Thursday, June 13, 2024
Gardens serve as an educational garden for students

Recycling-truck drivers enjoy recycled gardens 

By Bruce Thompson

Encountering raised garden beds where corn, tomatoes, beans, lettuce and parsley are growing, isn’t something you expect to see when you’re offloading your truck full of recycling bin items at a Materials Recovery Facility (MRF), and yet this is the experience of truck drivers who visit Mackay Regional Council’s facility.

Recycling-truck drivers are driving up to four hours away from Rockhampton, Moranbah, Bowen and Hamilton Island to Mackay’s MRF, so being able to pick a vine-ripened cherry tomato after unloading their recyclables is something of a surreal experience for them.

As Mackay Regional Council’s Resource Recovery Education Officer, I designed and constructed the MRF’s gardens, putting my skills as a landscape designer, horticulturist, bush regenerator and horticulture therapist to maximum use. I wanted my gardens to serve as an educational garden for the students visiting the MRF to learn about recycling but also to provide garden therapy for the staff of the MRF who work up to 11 hours a day processing the recycling.

Re-purposed fishing nets offer protection
Re-purposed fishing nets offer protection (Image: Bruce Thompson)

While building the raised garden beds, literally every truck driver would stop and chat to me about the vegies growing in the raised garden beds. It gave them joy after their long drive and it started a conversation that involved absolutely nothing about work and everything about what they enjoyed. In their busy day, this was the calmness and the conversation with the creator of the garden they needed, to maintain their mental health.

The raised garden beds used for the job were sourced from Plastic Forests and Replas, both products being made entirely out of soft plastics collected in REDCycle bins placed outside Coles and Woolworths supermarkets.

I sculpted the Syzygium australe hedges into turtles and pythons for the kids to ‘ooh’ and ‘ah’ over, as a reminder that recycling is intimately connected to protecting the environment. For eyes, mouths and tongues, I used recycled materials; aluminium cans cut carefully; wire salvaged from the processing line; for netting, I re-purposed fishing nets that were placed wrongly into recycling bins, one of them never even used.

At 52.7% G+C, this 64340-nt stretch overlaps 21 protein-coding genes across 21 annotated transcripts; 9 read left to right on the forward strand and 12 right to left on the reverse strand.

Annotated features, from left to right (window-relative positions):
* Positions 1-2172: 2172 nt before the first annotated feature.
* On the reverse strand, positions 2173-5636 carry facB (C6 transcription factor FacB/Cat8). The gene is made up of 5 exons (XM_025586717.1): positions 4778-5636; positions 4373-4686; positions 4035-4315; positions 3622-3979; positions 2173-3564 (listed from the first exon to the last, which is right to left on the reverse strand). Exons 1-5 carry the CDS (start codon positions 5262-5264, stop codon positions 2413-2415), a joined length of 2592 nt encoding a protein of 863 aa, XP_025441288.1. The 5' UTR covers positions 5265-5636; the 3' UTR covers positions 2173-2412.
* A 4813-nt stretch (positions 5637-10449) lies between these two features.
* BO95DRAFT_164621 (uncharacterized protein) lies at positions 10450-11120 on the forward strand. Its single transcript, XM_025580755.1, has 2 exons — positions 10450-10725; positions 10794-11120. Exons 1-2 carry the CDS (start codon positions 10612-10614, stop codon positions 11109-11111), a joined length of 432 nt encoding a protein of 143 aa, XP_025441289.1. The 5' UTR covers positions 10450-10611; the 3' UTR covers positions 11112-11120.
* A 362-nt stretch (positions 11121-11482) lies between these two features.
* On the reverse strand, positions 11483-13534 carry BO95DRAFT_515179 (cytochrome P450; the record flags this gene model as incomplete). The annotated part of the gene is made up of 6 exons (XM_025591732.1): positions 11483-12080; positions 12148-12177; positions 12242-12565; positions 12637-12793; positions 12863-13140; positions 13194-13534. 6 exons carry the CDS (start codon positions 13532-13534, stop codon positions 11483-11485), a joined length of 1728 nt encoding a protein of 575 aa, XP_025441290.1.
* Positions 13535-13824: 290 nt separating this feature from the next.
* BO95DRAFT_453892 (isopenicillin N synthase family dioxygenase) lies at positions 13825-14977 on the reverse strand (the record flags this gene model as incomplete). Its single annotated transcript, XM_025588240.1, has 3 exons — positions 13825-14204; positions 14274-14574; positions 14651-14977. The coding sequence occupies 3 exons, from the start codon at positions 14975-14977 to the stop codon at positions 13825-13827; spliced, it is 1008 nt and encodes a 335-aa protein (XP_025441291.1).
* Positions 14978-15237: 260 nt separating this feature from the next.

The mulch consisted of chipped trees our council arborists had removed, and in the garden, I planted 33 plant species of endemic natives, to reinforce my educational message to students of countering the planet’s threat of insect extinction by ensuring plant biodiversity in gardens.

The garden is also an experiment to see if by increasing endemic and edible plant biodiversity, the insectivorous bird species that hunt for insects amongst the MRF’s glass pile (all those tasty sugars in tomato paste bottles attracting moulds rather than insects and birds, in an ever-increasing predation cycle) might instead prefer the dragonflies and other insects now wafting around the endemic plant species.

This is what every MRF in Australia should look like; every office, every work site – a hub of activity with a green space to distract the people working there from the stresses of their job that eventually take a physical and mental toll on their health. There is significant evidence that confirms introducing a green space into a work place helps reduce employee absences from illness, creates a better culture among the crew and reduces staff turnover.

The raised garden beds are made entirely from recycled plastic
The raised garden beds are made entirely from recycled plastic (Image: Bruce Thompson)

It was Hundertwasser, the ‘landscape doctor’ and visual artist whose drunken buildings in Austria have inspired countless architects and landscape architects and designers to think differently, who integrated plants into building design as far back as the 1970s, because he understood the effect plants had on mankind’s health and wellbeing. He famously said that everyone should be able to reach outside their window and touch a plant. Decades later, with buildings such as One Central Park in Broadway, Sydney and Tower Four in Melbourne, the genius of Hundertwasser has finally been embraced.

The human need to connect with the natural world is an innate part of mankind as a species; we evolved out of nature and we will evolve into nature.

So, be it growing a tomato in a raised garden bed at a MRF or planting out a forest that people working in an office tower will see, a horticulturist’s ability to create a green space is also their ability to create a better world.   

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